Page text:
September 07, 2008

Debunking An Article/Study: Catalogs Still Rule?

Multichannel Merchant published an article titled "Print Catalogs Still Rule, Survey Shows". The first sentence says "If you think the print catalog is a dying channel, you better think again." Sounds like an agenda will be shared. Let's explore this article, which is an advertisement for the DMA's State Of The Catalog Industry Report, 2008 Ed, a $245 article for members, $445 article for non-members.

Quotation #1 = "Of 106 merchants polled by the Direct Marketing Association". Who was polled? Is the polling representative of all catalogers? We don't get to know in this article.

Quotation #2 = "And our data suggests a consensus among successful marketers that there are consistent and integrated standards across all channels". Could we get a definition of a "successful marketer"? Bloomingdales just killed their catalog division. Nordstrom killed their catalog division, and enjoyed the most profitable years in the history of the company. Is that success?

Quotation #3 = "And despite buzz to the contrary, the number of print catalogs in circulation has actually increased since 2003." Ok, let's assume you are right. Tell me what has happened since 2006? In the past two years, you have a postage increase averaging about 30% that wreaked havoc, an economic downturn that is shredding circulation, and the implosion of catalog customer acquisition. None of those points are mentioned in the article. From 2003 to 2006, we enjoyed the buoyancy of the home equity piggy bank.

Quotation #4 = "The survey estimates that total annual housefile circulation reached about 15,463,891 while total annual prospect circulation reached about 5,536,424. That's up significantly from the total annual housefile circulation of about 5,169,011, and total annual prospect circulation of 3,423,389, recorded in 2003." What does this mean? Are these total numbers in the survey, or are they averages per survey respondent? And how about the word "about", bantered around in the quote? What does "about" mean? Does it mean that 5,536,424 is really 5,536,429? Or does it mean that 5,536,424 really means 2,536,424? Help us understand!! Finally, let's assume these numbers are accurate, representing an average cataloger. Let's ask a question. Have you tripled your housefile circulation in the past five years? Have you nearly doubled your customer acquisition circulation in the past five years? Ask Talbots, or J. Jill, or Nordstrom, or Lands' End, or L.L. Bean, or Eddie Bauer, or Bloomingdales, or Lillian Vernon, or Hanna Andersson if they tripled their housefile circulation in the past five years. If the numbers are accurate, this suggests that the sample of respondents are small catalogers that are growing rapidly. Heck, I know of several small catalogers that are growing rapidly --- that's the nature of a young, growing brand. These businesses rent/exchange names with big companies, growing from the hard work of the larger brands that preceeded them, while big companies already have all the names available. Catalogs are wonderful for small, growing catalog brands.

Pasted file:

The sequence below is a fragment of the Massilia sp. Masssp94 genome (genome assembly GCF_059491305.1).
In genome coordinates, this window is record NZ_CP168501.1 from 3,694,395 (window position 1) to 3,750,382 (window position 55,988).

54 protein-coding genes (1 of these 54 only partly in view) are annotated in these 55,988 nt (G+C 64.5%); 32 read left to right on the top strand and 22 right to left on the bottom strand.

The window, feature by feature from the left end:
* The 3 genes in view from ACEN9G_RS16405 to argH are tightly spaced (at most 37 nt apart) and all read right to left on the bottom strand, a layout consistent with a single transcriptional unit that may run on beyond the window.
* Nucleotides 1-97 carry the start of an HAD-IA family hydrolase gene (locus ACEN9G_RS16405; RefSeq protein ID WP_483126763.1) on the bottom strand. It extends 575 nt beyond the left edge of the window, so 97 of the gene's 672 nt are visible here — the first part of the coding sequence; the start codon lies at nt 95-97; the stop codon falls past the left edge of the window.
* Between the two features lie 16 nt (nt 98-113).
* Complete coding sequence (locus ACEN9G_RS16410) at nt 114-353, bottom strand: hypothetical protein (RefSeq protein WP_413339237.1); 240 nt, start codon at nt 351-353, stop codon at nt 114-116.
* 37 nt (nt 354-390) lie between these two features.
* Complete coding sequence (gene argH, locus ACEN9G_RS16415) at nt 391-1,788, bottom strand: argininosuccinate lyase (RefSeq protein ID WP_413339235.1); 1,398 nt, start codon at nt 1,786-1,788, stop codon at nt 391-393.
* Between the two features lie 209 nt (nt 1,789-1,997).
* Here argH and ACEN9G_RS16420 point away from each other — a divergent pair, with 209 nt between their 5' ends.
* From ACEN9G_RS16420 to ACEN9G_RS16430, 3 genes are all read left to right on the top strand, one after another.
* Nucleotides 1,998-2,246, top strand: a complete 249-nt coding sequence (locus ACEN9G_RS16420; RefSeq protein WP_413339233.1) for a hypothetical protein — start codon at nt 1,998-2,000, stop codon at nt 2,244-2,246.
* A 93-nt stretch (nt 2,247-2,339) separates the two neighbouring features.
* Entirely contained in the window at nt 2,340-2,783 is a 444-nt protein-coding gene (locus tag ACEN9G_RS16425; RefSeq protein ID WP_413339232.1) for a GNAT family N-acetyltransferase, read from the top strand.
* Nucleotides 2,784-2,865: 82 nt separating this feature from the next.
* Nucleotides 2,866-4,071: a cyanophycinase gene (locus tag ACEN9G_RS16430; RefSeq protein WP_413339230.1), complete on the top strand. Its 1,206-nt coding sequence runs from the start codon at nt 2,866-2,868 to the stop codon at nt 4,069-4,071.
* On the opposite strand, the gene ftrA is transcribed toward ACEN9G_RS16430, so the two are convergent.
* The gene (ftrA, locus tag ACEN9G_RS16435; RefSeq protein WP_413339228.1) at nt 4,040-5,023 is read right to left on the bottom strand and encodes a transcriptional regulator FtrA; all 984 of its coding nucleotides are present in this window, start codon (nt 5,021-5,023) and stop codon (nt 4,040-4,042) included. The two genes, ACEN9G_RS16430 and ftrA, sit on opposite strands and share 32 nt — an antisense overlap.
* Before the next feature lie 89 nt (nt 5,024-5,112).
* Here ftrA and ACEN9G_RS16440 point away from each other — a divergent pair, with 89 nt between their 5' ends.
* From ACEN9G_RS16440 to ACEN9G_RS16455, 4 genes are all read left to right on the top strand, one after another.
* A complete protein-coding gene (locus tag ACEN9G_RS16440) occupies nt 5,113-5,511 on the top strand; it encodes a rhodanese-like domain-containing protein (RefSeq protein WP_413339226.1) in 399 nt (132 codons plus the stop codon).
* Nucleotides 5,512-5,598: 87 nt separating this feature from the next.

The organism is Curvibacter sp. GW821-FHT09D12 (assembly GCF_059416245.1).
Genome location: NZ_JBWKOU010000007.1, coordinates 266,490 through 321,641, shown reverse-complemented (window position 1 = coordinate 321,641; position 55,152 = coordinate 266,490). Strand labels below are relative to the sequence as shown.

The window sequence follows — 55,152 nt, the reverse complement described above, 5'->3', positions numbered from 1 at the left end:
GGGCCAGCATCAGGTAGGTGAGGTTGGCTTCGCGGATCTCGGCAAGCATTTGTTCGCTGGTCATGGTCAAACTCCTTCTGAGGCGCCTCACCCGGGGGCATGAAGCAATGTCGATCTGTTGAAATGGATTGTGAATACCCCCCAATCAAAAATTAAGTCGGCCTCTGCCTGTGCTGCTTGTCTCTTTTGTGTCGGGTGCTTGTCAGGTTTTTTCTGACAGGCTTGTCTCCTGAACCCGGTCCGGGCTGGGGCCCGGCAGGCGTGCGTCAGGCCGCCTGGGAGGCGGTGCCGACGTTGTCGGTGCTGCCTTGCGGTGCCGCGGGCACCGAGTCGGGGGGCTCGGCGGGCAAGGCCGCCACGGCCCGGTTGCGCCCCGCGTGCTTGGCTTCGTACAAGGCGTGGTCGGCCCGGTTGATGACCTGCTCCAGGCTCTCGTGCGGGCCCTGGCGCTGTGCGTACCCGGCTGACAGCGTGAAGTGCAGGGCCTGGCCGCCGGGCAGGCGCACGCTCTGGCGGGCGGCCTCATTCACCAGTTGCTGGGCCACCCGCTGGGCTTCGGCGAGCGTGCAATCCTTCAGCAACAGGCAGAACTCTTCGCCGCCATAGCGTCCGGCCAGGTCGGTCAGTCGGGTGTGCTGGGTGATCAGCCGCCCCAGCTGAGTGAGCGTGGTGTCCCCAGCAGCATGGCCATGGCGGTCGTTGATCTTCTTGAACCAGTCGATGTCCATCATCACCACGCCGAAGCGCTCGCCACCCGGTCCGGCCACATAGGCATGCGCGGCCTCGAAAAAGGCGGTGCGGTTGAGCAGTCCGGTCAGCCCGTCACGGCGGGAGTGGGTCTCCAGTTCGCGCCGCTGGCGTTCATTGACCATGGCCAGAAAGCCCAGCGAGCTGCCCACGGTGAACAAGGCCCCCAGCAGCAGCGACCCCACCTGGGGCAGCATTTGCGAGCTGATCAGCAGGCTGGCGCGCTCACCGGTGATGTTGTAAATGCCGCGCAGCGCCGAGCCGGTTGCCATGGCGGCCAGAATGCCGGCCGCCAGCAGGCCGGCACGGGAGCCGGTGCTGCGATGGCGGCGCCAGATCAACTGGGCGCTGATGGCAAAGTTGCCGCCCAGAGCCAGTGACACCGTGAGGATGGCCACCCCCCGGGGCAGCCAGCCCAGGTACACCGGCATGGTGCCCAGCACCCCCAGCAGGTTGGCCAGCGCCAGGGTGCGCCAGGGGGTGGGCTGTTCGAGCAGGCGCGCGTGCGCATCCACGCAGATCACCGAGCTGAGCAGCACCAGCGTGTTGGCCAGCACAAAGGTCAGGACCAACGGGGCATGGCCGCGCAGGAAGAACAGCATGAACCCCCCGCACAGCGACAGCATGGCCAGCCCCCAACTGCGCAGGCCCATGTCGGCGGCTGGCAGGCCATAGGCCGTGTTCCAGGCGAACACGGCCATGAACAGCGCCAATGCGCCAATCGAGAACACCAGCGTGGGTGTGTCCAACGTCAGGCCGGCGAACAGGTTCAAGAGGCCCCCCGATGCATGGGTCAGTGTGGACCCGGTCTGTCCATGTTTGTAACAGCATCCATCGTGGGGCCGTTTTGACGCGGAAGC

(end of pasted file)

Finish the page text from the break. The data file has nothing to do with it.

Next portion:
Quotation #5 = "The findings are also based on a detailed analysis of billions of transactional records from 100 million households in the Abacus Alliance database, maintained by marketing firm Abacus, a division of Epsilon, which helped underwrite the report." Ah! So the DMA did a survey, Abacus kicked in a few bucks to complete the study, and results were merged together so that the reader does not know in this article which statistics are from the study and which statistics were paid for by Abacus. Why doesn't the mystery author honestly tell us which stats are from the study, and which stats are from Abacus? And how come the information in the article is so glowingly positive? How come there is no discussion about the true hardships facing catalogers, including but not limited to declining response rates across housefile and especially customer acquisition segments? And why isn't the fact that Abacus contributed metrics and underwrote the study not mentioned in the title of the article --- the title of the article says this is a survey?

Why do our industry leaders continue to offer us misleading information? This style of writing/selling is exasperating to me, a sales pitch to continue to execute the practices that make sure the DMA and Abacus stay in business.

Or am I way off base? If I'm off base, please use the comments section to defend the article ... I'll even publish your responses as a complete post if you wish. What do you think?